ixedExpressionOfIntentWords which you have modified by a process of launch and relaunch in this E
xtensibleIterativeProcess. When done, i.e. when what you have begins to look like what one might be able to test, code, compile or interpret and execute, the mixed expression
then becomes executable in a pre-processor designed for a target language.
Does this look like something possible?
-- ThinkingOutLoud DonaldNoyes
If you are able to extend the semantics of the kernel language - your set of C
ompoundWords and their meanings as it were - for every intent you wished to express, IntentionalProgramming
might be possible. That requires figuring out exactly what it means to extend the kernel language (one possibility is 'any extension to the whole-program parse-tree processor' - i.e. a whole or partial interpreter). It also requires doing so in a manner that isn't equivalent to enforcing a 'strategy' with which to accomplish the intent (except where the intent == the strategy). This might be possible to accomplish if you choose to 'view' the program doing the interpreting and the program being interpreted as being 'separate' programs, but that is a questionable view when the two must be developed in tandem. Compare it to a program or toolset specific library of procedures and functions: any library API is essentially a language by itself (with the library itself being the language-interpreter). As such, it makes for a very good comparison (for everything but the syntax and grammar extensions, at least).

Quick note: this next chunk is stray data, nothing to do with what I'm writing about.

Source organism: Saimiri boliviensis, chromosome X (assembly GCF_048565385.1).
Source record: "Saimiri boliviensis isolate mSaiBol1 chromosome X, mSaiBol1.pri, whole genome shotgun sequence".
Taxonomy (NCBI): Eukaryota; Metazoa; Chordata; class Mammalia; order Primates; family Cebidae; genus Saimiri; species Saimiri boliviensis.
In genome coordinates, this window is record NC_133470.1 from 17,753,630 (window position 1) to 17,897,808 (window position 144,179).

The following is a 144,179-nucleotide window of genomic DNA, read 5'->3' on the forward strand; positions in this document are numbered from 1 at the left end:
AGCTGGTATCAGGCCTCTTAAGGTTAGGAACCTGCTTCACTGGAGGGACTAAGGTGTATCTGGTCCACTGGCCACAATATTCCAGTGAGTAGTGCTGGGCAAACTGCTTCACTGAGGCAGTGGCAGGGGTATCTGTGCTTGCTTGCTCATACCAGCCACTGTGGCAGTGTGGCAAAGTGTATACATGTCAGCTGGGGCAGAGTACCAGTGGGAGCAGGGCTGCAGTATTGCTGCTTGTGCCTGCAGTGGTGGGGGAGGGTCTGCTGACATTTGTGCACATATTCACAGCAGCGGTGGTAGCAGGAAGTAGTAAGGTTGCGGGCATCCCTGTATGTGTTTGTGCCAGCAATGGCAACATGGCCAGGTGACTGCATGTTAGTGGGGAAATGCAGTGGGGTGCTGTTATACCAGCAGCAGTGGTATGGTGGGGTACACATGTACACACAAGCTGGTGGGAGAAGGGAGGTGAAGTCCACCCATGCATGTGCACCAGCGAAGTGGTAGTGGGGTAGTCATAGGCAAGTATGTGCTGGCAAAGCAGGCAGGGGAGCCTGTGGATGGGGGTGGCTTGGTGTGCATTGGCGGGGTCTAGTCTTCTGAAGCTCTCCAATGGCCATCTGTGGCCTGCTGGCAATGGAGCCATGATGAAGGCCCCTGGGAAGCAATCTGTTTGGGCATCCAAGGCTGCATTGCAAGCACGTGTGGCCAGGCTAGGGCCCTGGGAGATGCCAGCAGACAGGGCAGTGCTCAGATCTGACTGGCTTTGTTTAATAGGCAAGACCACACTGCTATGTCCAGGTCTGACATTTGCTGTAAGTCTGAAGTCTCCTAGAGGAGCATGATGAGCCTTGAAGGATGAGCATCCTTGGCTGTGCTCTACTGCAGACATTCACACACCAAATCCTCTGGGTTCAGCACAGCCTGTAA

As far as what I wrote above being aimed at an 'interpreter' - a human reader of any language is also an interpreter of that language, albeit with access to HotComments
and the full equivalent of StrongAi
already in place. The issues I described above were not specific to the concerns of automated interpretation; even human interpreters can only make a best guess at discerning 'intent' from 'arbitrary strategy to accomplish that intent'. It's worth remembering that the basic claim of IntentionalProgramming
is all about direct or explicit representation of intent, such that you don't need to go about expressing strategy to accomplish the intent.